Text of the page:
In January 2004, President Bush announced a new space policy directed at human and robotic exploration of space. In June 2004, the President’s Commission on Implementation of United States Space Exploration Policy issued a report recommending among other things that NASA ask the National Research Council (NRC) to reevaluate space science priorities to take advantage of the exploration vision. Congress also directed the NRC to conduct a thorough review of the science NASA is proposing to undertake within the initiative. In February 2005, the NRC released Science in NASA’s Vision for Space Exploration, the first report of the two studies undertaken to carry out these requests. The second report focuses on NASA’s plan for the ISS. This report provides broad advice on programmatic issues that NASA is likely to face as it attempts to develop an updated ISS utilization plan. It also presents an assessment of potentially important research and testbed activities that may have to be performed on the ISS to help ensure success of some exploration objectives.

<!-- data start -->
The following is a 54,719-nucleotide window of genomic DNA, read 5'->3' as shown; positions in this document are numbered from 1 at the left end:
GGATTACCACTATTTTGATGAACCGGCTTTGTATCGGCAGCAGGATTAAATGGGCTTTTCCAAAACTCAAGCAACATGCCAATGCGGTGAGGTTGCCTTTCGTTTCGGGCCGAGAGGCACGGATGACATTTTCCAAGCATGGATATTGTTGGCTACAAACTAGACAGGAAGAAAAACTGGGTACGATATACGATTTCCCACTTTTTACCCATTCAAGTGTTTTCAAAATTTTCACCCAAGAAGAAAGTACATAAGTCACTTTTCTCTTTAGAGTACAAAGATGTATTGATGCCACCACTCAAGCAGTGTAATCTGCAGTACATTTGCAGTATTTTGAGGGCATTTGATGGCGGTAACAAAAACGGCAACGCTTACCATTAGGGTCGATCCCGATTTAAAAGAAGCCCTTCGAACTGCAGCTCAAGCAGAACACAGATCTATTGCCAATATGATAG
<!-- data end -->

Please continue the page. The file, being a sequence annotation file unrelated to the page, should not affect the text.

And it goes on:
National Research Council. 2006. Review of NASA Plans for the International Space Station. Washington, DC: The National Academies Press. https://doi.org/10.17226/11512.
|2 Process for Defining ISS Utilization||8-14|
|3 Plans for ISS Construction||15-17|
|4 Biomedical Research Issues||18-25|
|5 Technology Capability Objectives Supported by ISS||26-31|
|6 Additional and Overarching Issues||32-34|
|Appendix A: Letters from NASA||35-41|
|Appendix B: Acronyms and Abbreviations||42-42|
|Appendix C: National Academies’ Reports Relevant to This Study||43-43|
|Appendix D: Biographies of Panel Members and Staff||44-47|
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